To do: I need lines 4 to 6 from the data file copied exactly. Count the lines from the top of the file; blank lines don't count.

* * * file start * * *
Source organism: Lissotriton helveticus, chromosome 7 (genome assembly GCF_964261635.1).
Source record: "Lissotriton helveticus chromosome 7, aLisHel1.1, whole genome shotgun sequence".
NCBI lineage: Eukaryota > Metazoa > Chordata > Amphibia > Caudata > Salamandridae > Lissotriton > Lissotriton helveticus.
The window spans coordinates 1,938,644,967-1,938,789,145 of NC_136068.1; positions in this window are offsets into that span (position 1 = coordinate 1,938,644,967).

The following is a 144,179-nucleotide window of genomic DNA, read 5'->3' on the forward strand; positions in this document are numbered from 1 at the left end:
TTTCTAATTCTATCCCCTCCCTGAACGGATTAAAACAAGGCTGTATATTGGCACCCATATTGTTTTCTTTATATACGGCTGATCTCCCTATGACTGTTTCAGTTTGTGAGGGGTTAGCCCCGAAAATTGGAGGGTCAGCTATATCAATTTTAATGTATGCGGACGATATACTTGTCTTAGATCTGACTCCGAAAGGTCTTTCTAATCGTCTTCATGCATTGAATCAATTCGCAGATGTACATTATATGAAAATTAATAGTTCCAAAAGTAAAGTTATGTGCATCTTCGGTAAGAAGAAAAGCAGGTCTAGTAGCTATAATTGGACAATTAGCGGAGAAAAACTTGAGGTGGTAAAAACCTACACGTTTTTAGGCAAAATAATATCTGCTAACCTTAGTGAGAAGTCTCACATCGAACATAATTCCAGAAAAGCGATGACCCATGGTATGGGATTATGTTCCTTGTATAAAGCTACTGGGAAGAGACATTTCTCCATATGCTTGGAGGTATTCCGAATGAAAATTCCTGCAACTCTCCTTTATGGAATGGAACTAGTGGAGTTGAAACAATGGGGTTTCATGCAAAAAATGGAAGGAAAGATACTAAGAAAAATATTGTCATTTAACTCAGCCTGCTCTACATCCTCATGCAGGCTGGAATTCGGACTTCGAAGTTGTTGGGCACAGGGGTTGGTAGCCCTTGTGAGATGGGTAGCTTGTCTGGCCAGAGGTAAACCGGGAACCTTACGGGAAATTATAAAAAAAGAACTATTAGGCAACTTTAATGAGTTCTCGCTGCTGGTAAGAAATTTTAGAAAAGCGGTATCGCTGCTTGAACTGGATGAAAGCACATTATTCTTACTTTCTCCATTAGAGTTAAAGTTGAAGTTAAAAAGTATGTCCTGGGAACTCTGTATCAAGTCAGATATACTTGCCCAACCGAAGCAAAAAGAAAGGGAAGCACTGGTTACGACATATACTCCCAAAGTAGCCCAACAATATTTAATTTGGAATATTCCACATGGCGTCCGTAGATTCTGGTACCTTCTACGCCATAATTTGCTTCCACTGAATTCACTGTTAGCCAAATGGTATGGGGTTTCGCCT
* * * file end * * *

The window spans coordinates 1,938,644,967-1,938,789,145 of NC_136068.1; positions in this window are offsets into that span (position 1 = coordinate 1,938,644,967).

The following is a 144,179-nucleotide window of genomic DNA, read 5'->3' on the forward strand; positions in this document are numbered from 1 at the left end:
TTTCTAATTCTATCCCCTCCCTGAACGGATTAAAACAAGGCTGTATATTGGCACCCATATTGTTTTCTTTATATACGGCTGATCTCCCTATGACTGTTTCAGTTTGTGAGGGGTTAGCCCCGAAAATTGGAGGGTCAGCTATATCAATTTTAATGTATGCGGACGATATACTTGTCTTAGATCTGACTCCGAAAGGTCTTTCTAATCGTCTTCATGCATTGAATCAATTCGCAGATGTACATTATATGAAAATTAATAGTTCCAAAAGTAAAGTTATGTGCATCTTCGGTAAGAAGAAAAGCAGGTCTAGTAGCTATAATTGGACAATTAGCGGAGAAAAACTTGAGGTGGTAAAAACCTACACGTTTTTAGGCAAAATAATATCTGCTAACCTTAGTGAGAAGTCTCACATCGAACATAATTCCAGAAAAGCGATGACCCATGGTATGGGATTATGTTCCTTGTATAAAGCTACTGGGAAGAGACATTTCTCCATATGCTTGGAGGTATTCCGAATGAAAATTCCTGCAACTCTCCTTTATGGAATGGAACTAGTGGAGTTGAAACAATGGGGTTTCATGCAAAAAATGGAAGGAAAGATACTAAGAAAAATATTGTCATTTAACTCAGCCTGCTCTACATCCTCATGCAGGCTGGAATTCGGACTTCGAAGTTGTTGGGCACAGGGGTTGGTAGCCCTTGTGAGATGGGTAGCTTGTCTGGCCAGAGGTAAACCGGGAACCTTACGGGAAATTATAAAAAAAGAACTATTAGGCAACTTTAATGAGTTCTCGCTGCTGGTAAGAAATTTTAGAAAAGCGGTATCGCTGCTTGAACTGGATGAAAGCACATTATTCTTACTTTCTCCATTAGAGTTAAAGTTGAAGTTAAAAAGTATGTCCTGGGAACTCTGTATCAAGTCAGATATACTTGCCCAACCGAAGCAAAAAGAAAGGGAAGCACTGGTTACGACATATACTCCCAAAGTAGCCCAACAATATTTAATTTGGAATATTCCACATGGCGTCCGTAGATTCTGGTACCTTCTACGCCATAATTTGCTTCCACTGAATTCACTGTTAGCCAAATGGTATGGGGTTTCGCCT